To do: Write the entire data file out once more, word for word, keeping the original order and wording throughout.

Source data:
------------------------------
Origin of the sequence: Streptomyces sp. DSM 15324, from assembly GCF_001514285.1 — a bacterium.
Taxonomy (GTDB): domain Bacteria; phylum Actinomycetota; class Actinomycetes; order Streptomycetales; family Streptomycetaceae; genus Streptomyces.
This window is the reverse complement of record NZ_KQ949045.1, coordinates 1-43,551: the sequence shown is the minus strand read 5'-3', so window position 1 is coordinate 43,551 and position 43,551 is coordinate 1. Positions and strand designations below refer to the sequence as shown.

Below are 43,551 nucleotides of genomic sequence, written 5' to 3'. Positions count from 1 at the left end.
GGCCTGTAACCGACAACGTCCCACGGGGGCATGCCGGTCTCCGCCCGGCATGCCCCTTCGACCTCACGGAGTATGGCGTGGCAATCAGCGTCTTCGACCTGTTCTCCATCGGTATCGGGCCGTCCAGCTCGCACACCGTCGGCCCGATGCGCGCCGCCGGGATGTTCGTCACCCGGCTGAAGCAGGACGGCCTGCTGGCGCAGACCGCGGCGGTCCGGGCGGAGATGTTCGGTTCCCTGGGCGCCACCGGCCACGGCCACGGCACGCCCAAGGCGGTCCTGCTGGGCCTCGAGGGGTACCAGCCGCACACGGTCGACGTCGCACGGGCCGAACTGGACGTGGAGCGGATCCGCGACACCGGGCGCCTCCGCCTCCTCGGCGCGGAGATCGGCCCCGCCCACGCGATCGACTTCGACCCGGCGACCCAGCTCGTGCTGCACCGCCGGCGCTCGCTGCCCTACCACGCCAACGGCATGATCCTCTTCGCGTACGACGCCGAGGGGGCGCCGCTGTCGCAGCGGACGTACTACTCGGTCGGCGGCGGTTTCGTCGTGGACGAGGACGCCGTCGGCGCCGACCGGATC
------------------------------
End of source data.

Origin of the sequence: Streptomyces sp. DSM 15324, from assembly GCF_001514285.1 — a bacterium.
Taxonomy (GTDB): domain Bacteria; phylum Actinomycetota; class Actinomycetes; order Streptomycetales; family Streptomycetaceae; genus Streptomyces.
This window is the reverse complement of record NZ_KQ949045.1, coordinates 1-43,551: the sequence shown is the minus strand read 5'-3', so window position 1 is coordinate 43,551 and position 43,551 is coordinate 1. Positions and strand designations below refer to the sequence as shown.

Below are 43,551 nucleotides of genomic sequence, written 5' to 3'. Positions count from 1 at the left end.
GGCCTGTAACCGACAACGTCCCACGGGGGCATGCCGGTCTCCGCCCGGCATGCCCCTTCGACCTCACGGAGTATGGCGTGGCAATCAGCGTCTTCGACCTGTTCTCCATCGGTATCGGGCCGTCCAGCTCGCACACCGTCGGCCCGATGCGCGCCGCCGGGATGTTCGTCACCCGGCTGAAGCAGGACGGCCTGCTGGCGCAGACCGCGGCGGTCCGGGCGGAGATGTTCGGTTCCCTGGGCGCCACCGGCCACGGCCACGGCACGCCCAAGGCGGTCCTGCTGGGCCTCGAGGGGTACCAGCCGCACACGGTCGACGTCGCACGGGCCGAACTGGACGTGGAGCGGATCCGCGACACCGGGCGCCTCCGCCTCCTCGGCGCGGAGATCGGCCCCGCCCACGCGATCGACTTCGACCCGGCGACCCAGCTCGTGCTGCACCGCCGGCGCTCGCTGCCCTACCACGCCAACGGCATGATCCTCTTCGCGTACGACGCCGAGGGGGCGCCGCTGTCGCAGCGGACGTACTACTCGGTCGGCGGCGGTTTCGTCGTGGACGAGGACGCCGTCGGCGCCGACCGGATC